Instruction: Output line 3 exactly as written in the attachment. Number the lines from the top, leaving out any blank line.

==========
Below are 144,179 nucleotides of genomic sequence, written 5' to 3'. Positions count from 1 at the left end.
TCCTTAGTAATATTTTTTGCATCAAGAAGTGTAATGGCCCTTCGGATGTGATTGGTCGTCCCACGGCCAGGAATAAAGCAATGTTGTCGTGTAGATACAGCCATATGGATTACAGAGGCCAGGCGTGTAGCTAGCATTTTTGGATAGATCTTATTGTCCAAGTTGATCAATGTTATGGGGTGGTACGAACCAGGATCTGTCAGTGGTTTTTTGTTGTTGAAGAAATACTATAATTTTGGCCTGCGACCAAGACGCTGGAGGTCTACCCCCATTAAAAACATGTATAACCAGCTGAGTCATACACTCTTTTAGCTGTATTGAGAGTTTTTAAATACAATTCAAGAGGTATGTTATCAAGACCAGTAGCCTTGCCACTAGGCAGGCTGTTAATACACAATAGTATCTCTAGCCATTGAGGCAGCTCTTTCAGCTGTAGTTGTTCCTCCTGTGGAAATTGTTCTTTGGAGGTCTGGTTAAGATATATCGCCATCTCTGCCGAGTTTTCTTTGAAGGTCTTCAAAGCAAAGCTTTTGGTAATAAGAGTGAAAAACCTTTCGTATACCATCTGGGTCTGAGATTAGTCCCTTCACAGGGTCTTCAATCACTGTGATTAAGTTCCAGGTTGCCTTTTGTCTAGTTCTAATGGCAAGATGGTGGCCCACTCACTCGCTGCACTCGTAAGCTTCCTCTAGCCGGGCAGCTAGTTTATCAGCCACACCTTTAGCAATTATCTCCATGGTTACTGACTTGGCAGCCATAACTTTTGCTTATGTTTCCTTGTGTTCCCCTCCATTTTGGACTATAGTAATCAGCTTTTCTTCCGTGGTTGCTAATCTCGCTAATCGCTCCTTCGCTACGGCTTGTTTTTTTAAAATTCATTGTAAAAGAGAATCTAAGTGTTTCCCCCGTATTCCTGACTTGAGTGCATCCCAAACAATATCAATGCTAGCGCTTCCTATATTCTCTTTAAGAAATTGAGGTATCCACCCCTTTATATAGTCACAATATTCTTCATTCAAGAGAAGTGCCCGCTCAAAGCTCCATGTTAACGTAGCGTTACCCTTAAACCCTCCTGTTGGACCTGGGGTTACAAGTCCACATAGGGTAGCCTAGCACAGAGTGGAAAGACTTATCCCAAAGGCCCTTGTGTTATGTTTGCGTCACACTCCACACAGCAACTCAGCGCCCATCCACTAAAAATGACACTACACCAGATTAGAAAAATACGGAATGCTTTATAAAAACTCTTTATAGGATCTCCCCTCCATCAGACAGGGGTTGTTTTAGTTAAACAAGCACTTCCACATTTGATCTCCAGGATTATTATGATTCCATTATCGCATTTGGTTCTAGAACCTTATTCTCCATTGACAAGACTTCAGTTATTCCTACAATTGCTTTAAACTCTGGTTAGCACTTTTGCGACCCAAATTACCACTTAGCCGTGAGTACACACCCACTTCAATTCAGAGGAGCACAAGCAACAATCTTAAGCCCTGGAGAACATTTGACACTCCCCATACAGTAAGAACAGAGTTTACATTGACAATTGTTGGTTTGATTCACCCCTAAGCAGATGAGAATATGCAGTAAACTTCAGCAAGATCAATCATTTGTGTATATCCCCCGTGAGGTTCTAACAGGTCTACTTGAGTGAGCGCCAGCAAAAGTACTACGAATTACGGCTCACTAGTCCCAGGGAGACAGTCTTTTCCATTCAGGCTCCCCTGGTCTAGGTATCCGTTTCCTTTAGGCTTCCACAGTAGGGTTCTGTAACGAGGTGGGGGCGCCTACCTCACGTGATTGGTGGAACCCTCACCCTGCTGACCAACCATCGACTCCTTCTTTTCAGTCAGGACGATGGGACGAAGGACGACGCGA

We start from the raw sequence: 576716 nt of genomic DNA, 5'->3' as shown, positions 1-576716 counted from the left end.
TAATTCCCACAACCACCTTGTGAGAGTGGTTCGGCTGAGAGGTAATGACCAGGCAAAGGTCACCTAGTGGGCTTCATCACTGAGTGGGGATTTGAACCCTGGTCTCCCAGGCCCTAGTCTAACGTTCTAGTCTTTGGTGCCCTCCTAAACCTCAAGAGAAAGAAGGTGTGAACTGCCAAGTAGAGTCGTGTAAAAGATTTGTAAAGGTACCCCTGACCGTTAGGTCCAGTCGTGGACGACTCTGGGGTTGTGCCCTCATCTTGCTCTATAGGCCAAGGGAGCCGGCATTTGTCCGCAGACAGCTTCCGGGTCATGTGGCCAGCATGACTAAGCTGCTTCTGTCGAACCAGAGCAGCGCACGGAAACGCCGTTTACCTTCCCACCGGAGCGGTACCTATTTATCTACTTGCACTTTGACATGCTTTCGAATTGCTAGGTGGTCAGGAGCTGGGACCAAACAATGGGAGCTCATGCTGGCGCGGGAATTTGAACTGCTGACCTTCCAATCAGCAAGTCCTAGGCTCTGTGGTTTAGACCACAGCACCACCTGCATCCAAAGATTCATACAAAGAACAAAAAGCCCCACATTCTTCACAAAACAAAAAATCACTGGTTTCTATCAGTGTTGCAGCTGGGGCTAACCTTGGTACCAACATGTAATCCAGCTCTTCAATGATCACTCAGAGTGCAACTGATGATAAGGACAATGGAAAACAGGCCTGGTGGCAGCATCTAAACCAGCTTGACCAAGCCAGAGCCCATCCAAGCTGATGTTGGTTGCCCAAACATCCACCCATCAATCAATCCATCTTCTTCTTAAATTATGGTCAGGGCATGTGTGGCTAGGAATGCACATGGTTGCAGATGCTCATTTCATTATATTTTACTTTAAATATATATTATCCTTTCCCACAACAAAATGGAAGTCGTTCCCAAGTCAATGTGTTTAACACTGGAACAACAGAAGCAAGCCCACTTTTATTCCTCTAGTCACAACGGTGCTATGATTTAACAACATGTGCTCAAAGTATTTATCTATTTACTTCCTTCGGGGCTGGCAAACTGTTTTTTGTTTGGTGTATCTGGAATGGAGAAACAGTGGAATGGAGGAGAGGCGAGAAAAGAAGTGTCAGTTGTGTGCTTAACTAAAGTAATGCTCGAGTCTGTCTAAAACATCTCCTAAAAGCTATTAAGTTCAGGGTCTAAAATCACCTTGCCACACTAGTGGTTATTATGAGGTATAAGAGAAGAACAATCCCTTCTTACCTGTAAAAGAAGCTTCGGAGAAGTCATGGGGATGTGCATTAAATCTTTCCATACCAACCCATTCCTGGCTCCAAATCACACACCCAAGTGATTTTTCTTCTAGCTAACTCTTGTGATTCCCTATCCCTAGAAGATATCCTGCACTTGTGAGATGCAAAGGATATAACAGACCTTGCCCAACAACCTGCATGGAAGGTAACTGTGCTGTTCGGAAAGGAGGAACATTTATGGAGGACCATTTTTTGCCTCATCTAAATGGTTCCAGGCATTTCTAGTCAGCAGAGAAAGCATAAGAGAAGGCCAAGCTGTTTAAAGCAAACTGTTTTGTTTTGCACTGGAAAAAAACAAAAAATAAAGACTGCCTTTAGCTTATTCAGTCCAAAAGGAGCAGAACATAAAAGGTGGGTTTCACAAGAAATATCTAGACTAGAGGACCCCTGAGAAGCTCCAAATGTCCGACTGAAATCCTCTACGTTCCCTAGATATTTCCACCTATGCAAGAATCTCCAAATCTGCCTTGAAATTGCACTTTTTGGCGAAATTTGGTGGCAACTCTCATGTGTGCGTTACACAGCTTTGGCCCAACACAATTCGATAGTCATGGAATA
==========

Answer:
We start from the raw sequence: 576716 nt of genomic DNA, 5'->3' as shown, positions 1-576716 counted from the left end.